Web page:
Functions for cognitive diagnosis modeling and multidimensional item response modeling for dichotomous and polytomous item responses. This package enables the estimation of the DINA and DINO model (Junker & Sijtsma, 2001, <doi:10.1177/01466210122032064>), the multiple group (polytomous) GDINA model (de la Torre, 2011, <doi:10.1007/s11336-011-9207-7>), the multiple choice DINA model (de la Torre, 2009, <doi:10.1177/0146621608320523>), the general diagnostic model (GDM; von Davier, 2008, <doi:10.1348/000711007X193957>), the structured latent class model (SLCA; Formann, 1992, <doi:10.1080/01621459.1992.10475229>) and regularized latent class analysis (Chen, Li, Liu, & Ying, 2017, <doi:10.1007/s11336-016-9545-6>). See George, Robitzsch, Kiefer, Gross, and Uenlue (2017) <doi:10.18637/jss.v074.i02> for further details on estimation and the package structure. For tutorials on how to use the CDM package see George and Robitzsch (2015, <doi:10.20982/tqmp.11.3.p189>) as well as Ravand and Robitzsch (2015).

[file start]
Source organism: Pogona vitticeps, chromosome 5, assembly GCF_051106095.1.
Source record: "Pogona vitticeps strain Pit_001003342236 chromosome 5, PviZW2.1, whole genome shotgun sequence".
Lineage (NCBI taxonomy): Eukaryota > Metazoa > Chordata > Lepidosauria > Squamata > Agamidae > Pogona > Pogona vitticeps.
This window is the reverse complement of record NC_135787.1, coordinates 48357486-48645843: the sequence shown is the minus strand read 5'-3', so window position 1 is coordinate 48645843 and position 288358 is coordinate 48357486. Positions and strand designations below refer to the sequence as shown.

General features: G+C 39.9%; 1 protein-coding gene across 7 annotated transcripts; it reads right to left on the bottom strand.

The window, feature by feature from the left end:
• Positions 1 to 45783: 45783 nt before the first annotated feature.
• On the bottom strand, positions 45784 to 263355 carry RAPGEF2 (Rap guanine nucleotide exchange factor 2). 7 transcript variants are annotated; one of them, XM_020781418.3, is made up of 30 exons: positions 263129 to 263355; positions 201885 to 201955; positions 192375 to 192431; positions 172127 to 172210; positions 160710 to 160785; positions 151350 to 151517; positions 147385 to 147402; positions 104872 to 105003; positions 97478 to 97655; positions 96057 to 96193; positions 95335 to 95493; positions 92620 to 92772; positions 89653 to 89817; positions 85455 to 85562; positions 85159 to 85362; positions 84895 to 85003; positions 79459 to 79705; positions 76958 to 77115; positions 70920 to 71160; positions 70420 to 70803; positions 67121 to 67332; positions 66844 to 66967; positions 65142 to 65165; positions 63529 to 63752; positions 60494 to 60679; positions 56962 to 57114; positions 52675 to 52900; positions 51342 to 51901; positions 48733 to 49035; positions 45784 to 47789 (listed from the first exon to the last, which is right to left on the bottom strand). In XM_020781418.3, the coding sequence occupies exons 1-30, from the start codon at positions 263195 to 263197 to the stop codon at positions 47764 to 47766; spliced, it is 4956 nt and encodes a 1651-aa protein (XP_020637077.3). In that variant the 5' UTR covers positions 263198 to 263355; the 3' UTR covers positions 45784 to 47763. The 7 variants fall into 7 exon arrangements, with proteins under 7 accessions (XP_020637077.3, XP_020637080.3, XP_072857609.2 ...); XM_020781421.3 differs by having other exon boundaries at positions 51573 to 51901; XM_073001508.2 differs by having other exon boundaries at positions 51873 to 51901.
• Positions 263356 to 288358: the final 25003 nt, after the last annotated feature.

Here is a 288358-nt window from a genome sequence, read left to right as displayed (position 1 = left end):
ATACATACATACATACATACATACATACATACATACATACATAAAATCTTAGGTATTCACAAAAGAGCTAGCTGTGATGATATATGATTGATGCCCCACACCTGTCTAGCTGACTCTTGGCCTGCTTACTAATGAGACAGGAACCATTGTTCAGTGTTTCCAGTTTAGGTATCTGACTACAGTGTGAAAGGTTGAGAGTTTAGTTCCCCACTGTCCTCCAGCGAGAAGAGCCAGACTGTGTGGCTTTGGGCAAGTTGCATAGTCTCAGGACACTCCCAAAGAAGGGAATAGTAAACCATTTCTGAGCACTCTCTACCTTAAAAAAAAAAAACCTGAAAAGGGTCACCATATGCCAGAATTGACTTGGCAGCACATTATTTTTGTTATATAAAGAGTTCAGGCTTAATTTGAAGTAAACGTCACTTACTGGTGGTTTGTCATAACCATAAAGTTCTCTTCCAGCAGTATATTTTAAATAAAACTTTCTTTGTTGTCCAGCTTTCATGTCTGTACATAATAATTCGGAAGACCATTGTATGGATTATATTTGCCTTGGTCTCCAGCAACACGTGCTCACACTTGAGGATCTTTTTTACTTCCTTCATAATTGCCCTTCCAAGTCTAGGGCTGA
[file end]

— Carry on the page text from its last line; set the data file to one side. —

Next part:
Cognitive diagnosis models (CDMs) are restricted latent class models. They represent model-based classification approaches, which aim at assigning respondents to different attribute profile groups. The latent classes correspond to the possible attribute profiles, and the conditional item parameters model atypical response behavior in the sense of slipping and guessing errors. The core CDMs in particular differ in the utilized condensation rule, conjunctive / non-compensatory versus disjunctive / compensatory, where in the model structure these two types of response error parameters enter and what restrictions are imposed on them. The confirmatory character of CDMs is apparent in the Q-matrix, which can be seen as an operationalization of the latent concepts of an underlying theory. The Q-matrix allows incorporating qualitative prior knowledge and typically has as its rows the items and as the columns the attributes, with entries 1 or 0, depending on whether an attribute is measured by an item or not, respectively.